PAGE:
Clients with a laundry list


Some clients view an office visit as an opportunity to catch up on an assortment of neglected pet health problems. Use these techniques to stay on topic and on schedule.

By Bob Levoy

Long lists of concerns and questions lead to extended office visits. These unplanned, long office visits seriously limit your ability to stay on schedule. If repeated throughout the day, they can create major delays, increasing your stress level and your team members' frustration and inconveniencing and annoying those clients who are kept waiting. What's more, by graciously accommodating such clients, you encourage them to bring similar lists on future visits.

You can't always prevent clients from bringing in a super-long list of questions and topics they'd like to discuss, but you can lessen the frequency of such visits. Try these solutions:

• Charge for an extended visit. Many clients will gladly pay a greater amount—especially if they're aware that office visit fees vary according to the time involved. If clients object to the fee when they initially learn about it, the receptionist can waive it as a courtesy—but let the client know that he or she will be charged for extended visits in the future.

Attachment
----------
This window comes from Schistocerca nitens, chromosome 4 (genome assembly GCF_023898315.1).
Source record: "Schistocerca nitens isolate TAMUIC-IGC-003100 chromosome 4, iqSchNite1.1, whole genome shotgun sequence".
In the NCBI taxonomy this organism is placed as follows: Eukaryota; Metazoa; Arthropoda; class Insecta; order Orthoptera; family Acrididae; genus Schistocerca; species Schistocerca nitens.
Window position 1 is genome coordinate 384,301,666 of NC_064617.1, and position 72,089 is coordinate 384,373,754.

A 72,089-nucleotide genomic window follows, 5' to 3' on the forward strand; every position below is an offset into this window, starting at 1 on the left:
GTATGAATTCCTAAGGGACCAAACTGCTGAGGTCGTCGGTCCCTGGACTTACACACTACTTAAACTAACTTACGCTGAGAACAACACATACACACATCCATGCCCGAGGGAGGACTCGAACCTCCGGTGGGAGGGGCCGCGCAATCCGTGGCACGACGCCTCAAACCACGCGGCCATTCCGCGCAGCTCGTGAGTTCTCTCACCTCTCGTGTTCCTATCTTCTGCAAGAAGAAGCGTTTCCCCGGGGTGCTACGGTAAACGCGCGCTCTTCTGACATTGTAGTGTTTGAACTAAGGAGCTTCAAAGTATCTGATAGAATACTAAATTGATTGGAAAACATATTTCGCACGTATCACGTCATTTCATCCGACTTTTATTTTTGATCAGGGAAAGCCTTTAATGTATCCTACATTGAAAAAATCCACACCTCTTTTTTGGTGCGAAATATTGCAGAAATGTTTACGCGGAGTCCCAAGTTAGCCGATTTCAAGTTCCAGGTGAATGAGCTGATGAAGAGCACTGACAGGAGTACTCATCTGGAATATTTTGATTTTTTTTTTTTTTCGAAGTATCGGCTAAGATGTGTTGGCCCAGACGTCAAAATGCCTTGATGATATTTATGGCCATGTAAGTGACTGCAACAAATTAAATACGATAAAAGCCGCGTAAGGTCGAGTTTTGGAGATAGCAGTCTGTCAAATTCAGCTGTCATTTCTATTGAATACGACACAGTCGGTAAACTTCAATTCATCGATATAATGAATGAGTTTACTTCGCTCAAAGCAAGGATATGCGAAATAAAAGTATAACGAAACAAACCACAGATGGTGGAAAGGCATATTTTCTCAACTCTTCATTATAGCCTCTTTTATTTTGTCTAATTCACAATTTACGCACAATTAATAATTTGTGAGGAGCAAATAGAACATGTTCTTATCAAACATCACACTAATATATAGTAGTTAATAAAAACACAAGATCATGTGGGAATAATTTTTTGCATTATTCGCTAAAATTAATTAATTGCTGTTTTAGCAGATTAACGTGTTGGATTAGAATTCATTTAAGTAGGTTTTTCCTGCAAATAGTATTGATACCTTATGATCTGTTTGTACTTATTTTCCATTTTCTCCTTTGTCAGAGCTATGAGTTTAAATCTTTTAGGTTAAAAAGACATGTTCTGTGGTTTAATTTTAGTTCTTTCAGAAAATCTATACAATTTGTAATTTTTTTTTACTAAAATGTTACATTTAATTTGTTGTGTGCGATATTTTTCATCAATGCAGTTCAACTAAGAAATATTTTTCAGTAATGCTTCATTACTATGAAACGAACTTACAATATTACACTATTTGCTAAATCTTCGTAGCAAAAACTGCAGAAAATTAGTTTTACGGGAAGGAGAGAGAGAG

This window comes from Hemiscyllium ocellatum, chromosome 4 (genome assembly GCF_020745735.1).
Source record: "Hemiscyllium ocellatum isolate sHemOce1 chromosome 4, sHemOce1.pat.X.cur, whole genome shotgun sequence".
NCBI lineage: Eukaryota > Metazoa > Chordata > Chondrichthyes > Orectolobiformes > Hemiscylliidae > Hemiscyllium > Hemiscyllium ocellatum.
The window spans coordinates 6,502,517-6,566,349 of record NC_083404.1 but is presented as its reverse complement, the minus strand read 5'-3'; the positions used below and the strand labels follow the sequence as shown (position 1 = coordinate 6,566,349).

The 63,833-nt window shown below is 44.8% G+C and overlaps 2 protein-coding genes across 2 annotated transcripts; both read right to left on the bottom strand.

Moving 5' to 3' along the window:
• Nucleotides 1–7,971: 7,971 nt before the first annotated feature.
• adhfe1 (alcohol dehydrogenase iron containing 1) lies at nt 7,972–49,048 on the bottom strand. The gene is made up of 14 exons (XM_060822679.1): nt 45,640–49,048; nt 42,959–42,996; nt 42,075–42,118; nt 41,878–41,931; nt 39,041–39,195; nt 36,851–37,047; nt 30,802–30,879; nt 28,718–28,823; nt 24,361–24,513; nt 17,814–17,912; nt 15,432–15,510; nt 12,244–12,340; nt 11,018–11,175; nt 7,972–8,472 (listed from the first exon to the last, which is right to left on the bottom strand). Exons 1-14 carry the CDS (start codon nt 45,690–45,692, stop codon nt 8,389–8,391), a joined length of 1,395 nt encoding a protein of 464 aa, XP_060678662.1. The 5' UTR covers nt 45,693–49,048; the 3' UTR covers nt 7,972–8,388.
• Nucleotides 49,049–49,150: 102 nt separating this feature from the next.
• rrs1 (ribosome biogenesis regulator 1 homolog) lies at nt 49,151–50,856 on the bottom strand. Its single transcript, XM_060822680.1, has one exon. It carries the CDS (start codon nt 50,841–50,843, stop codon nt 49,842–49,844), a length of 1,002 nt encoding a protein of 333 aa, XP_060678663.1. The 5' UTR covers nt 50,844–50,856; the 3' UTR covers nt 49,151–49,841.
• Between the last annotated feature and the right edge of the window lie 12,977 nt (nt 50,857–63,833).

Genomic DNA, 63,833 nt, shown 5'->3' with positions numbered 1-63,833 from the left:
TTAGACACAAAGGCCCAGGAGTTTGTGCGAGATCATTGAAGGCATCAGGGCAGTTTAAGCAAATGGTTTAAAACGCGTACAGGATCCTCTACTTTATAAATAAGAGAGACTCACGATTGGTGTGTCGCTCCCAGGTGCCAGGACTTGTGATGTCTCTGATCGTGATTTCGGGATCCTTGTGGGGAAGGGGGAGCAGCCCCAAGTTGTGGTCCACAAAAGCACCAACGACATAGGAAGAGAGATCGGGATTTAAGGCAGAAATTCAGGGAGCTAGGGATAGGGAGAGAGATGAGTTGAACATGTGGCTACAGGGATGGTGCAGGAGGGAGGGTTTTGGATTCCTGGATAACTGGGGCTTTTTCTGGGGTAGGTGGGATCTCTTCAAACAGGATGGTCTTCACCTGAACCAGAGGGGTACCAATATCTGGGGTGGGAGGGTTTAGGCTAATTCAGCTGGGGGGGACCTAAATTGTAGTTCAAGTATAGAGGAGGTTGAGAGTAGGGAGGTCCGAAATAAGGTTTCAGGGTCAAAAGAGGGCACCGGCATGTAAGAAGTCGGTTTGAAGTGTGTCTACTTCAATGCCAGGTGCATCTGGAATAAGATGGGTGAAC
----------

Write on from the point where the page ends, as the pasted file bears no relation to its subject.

• Tell the client that you can't adequately deal with so many issues in one 15- or 20-minute visit. Explain that you do care about addressing each of his or her concerns but that today's scheduled visit doesn't allow for that.

• Ask the client what he or she sees as the pet's most pressing health issues. At the top of a patient admission form used by the University of Missouri College of Veterinary Medicine, Medical Teaching Hospital, it says: “In order of decreasing importance to you, list the reasons, symptoms, or services desired for today's visit.”

• Keep the client focused on the primary reason(s) for the visit. For instance, you might say, “These other issues are important, and we'll get to them, just not right now.” Use good judgment. Be resolute without being mean or confrontational.

Veterinary Economics Editorial Advisory Board member Bob Levoy is a seminar speaker based in Roslyn, N.Y., who focuses on profitability and practice growth, and the author of 101 Secrets of a High-Performance Veterinary Practice (Veterinary Medicine Publishing Co., 1996).

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